Banking system in Ukraine


The banking system in Ukraine has been under great strain in recent years due to the weak level of capital, low asset quality caused by the economic situation, currency depreciation, changing regulations and other economic pressures generally, and so the risks associated with the banks in Ukraine have been significant, including in relation to the banks with which the Group has operated bank accounts. However, following remedial action imposed by the National Bank of Ukraine, Ukraine's banking system has improved moderately. Nevertheless, Ukraine continues to be supported by funding from the International Monetary Fund under a four-year Extended Funding Facility aggregating $17.5 billion approved in March 2015. Since then, Ukraine has received four tranches under the funding programme totalling $8.7 billion, with the most recent tranche of $1 billion in April 2017. Further disbursements of International Monetary Fund tranches depend on the implementation of Ukrainian Government reforms, and other economic, legal and political factors, including reforms to the banking system in Ukraine.

The creditworthiness and potential risks relating to the banks in Ukraine are regularly reviewed by the Group, but the geopolitical and economic events since 2013 in Ukraine have significantly weakened the Ukrainian banking sector. In light of this, the Group has taken and continues to take steps to diversify its banking arrangements between a number of banks in Ukraine. These measures are designed to spread the risks associated with each bank's creditworthiness, and the Group endeavours to use banks that have the best available creditworthiness.  Nevertheless, and despite some recent improvements, the Ukrainian banking sector remains weakly capitalised and so the risks associated with the banks in Ukraine remain significant, including in relation to the banks with which the Group operates bank accounts. As a consequence, the Group also maintains a significant proportion of its cash holdings in international banks outside Ukraine.

 

Geopolitical environment in Ukraine


Although there have been some improvements in recent years, there has not been a final resolution of the political, fiscal and economic situation in Ukraine and its ongoing effects are difficult to predict and likely to continue to affect the Ukrainian economy and potentially the Group's business.  Whilst not materially affecting the Group's production operations, the instability has disrupted the Group's development and operational planning for its assets.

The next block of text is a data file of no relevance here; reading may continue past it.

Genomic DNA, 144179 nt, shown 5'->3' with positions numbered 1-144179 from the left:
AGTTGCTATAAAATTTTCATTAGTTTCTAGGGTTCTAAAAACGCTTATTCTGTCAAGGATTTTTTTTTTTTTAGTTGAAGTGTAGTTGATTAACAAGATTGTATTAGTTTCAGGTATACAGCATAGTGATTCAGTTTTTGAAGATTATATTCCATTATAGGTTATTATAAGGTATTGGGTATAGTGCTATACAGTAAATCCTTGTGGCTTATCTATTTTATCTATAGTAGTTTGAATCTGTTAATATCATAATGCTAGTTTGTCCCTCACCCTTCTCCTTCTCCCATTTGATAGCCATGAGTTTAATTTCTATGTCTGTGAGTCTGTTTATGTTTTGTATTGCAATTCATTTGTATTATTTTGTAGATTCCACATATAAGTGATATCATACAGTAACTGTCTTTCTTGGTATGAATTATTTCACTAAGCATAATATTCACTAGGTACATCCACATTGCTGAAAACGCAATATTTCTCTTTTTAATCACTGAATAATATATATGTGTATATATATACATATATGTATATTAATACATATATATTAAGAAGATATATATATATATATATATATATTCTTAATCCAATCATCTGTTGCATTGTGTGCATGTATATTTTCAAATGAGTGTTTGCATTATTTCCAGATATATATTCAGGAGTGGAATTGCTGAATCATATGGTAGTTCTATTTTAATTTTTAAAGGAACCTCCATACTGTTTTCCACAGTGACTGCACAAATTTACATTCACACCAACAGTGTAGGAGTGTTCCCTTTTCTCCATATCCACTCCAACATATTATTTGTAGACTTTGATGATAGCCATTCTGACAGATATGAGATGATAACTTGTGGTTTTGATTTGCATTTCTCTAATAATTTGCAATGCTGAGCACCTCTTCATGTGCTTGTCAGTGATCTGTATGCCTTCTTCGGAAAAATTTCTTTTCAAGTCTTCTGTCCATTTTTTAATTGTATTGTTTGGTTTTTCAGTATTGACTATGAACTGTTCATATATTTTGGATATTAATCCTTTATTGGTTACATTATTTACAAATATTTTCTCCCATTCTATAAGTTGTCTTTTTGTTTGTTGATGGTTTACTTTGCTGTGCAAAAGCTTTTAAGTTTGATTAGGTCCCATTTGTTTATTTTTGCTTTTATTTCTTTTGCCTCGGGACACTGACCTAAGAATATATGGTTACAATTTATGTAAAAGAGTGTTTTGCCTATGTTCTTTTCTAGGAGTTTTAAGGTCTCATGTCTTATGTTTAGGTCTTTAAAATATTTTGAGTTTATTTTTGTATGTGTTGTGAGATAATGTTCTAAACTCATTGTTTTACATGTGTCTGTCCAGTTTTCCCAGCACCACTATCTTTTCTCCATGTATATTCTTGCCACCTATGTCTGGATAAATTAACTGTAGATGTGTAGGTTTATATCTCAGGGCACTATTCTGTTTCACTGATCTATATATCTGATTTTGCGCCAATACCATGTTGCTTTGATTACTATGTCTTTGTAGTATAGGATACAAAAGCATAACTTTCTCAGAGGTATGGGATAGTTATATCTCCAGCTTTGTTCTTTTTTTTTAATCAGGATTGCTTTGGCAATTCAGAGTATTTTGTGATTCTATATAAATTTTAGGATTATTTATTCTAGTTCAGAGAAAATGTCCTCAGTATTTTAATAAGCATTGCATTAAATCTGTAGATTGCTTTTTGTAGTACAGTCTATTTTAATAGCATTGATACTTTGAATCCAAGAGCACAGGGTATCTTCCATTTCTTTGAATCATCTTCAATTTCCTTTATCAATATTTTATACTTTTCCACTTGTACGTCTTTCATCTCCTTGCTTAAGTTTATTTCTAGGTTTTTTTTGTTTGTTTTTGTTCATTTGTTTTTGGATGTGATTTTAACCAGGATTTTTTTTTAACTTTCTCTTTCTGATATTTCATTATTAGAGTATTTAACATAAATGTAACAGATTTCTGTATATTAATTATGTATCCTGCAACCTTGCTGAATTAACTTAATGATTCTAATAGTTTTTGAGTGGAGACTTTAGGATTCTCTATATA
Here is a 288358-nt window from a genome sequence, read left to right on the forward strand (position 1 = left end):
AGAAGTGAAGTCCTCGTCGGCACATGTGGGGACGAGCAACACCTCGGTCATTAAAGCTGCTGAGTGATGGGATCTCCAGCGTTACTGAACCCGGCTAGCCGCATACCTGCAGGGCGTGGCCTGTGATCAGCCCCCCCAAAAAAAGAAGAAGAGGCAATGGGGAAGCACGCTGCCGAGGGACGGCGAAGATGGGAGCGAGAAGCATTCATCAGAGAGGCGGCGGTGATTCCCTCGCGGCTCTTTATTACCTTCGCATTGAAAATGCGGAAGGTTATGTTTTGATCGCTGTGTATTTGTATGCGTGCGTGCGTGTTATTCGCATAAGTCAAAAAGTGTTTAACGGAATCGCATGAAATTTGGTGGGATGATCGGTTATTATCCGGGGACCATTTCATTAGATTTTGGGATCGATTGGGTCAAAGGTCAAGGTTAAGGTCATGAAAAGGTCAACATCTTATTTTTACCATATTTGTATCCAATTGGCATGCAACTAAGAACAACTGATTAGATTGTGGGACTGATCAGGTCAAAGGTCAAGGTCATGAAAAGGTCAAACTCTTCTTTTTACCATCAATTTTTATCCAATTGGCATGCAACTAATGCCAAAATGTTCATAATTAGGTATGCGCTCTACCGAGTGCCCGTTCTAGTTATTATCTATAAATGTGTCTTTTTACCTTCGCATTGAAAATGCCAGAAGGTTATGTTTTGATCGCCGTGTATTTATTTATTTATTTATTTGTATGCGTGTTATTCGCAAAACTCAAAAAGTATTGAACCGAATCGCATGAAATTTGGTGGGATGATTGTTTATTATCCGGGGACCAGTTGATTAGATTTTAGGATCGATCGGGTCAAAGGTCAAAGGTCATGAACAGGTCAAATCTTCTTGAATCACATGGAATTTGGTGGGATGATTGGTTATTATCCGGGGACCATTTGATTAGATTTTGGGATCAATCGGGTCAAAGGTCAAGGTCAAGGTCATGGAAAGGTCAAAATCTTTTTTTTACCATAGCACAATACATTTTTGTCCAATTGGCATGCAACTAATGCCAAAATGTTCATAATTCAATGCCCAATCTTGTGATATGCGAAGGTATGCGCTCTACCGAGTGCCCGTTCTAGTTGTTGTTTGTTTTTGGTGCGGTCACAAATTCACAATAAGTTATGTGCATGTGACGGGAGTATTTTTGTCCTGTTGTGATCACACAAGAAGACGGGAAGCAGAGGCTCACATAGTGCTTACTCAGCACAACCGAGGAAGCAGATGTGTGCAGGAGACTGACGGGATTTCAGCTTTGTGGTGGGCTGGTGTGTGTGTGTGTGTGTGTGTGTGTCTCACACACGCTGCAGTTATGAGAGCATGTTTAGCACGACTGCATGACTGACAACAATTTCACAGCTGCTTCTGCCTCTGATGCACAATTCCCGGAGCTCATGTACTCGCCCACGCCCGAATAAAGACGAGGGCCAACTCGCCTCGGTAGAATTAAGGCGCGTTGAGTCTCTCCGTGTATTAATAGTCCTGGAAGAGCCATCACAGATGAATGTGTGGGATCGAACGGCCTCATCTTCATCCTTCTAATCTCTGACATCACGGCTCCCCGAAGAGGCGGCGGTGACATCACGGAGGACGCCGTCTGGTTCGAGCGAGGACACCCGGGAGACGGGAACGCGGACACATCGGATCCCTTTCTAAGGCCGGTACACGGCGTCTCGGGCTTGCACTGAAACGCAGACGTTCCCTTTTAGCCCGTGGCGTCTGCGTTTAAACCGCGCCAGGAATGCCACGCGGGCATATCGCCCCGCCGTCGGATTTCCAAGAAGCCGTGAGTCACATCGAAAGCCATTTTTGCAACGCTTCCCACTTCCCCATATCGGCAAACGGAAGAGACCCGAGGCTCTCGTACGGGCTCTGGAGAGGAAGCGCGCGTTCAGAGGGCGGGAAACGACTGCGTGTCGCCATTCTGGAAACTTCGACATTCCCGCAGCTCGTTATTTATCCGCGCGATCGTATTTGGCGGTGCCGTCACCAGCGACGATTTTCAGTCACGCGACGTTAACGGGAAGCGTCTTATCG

The Group continually monitors the market and business environment in Ukraine and endeavours to recognise approaching risks and factors that may affect its business. In addition, the involvement of Energees Management Limited, as a major shareholder with extensive experience in Ukraine, is considered helpful to mitigate such risks.

 

Operational and technical risks


Health, Safety, Environment and Security ("HSES")


The oil and gas industry, by its nature, conducts activities which can cause health, safety, environmental and security incidents. Serious incidents can not only have a financial impact but can also damage the Group's reputation and the opportunity to undertake further projects.

The Group maintains a HSES management system and requires that management, staff and contractors adhere to this system. The system ensures that the Group meets Ukraine legislative standards in full and achieves international standards to the maximum extent possible.

Industry risks


The Group is exposed to risks which are generally associated with the oil and gas industry. For example, the Group's ability to pursue and develop its projects and  development  programmes depends on a number of uncertainties, including  the  availability of capital, seasonal  conditions, regulatory approvals, gas, oil, condensate and LPG prices, development costs and drilling success. As a result of these uncertainties, it is unknown whether potential drilling locations identified on proposed projects will ever be drilled or whether these or any other potential drilling locations will be able to produce gas, oil or condensate. In addition, drilling activities are subject to many risks, including the risk that commercially productive reservoirs will not be discovered. Drilling for hydrocarbons can be unprofitable, not only due to dry holes, but also as a result of productive wells that do not produce sufficiently to be economic. In addition, drilling and production operations are highly technical and complex activities and may be curtailed, delayed or cancelled as a result of a variety of factors. 

The Group has well qualified and experienced technical management staff to plan and supervise operational activities. In addition, the Group engages with suitably qualified local and international geological, geophysical and engineering experts and contractors to supplement and broaden the pool of expertise available to the Group. Detailed planning of development activities is undertaken with the aim of managing the inherent risks associated with oil and gas exploration and production, as well as ensuring that appropriate equipment and personnel are available for the operations, and that local contractors are appropriately supervised.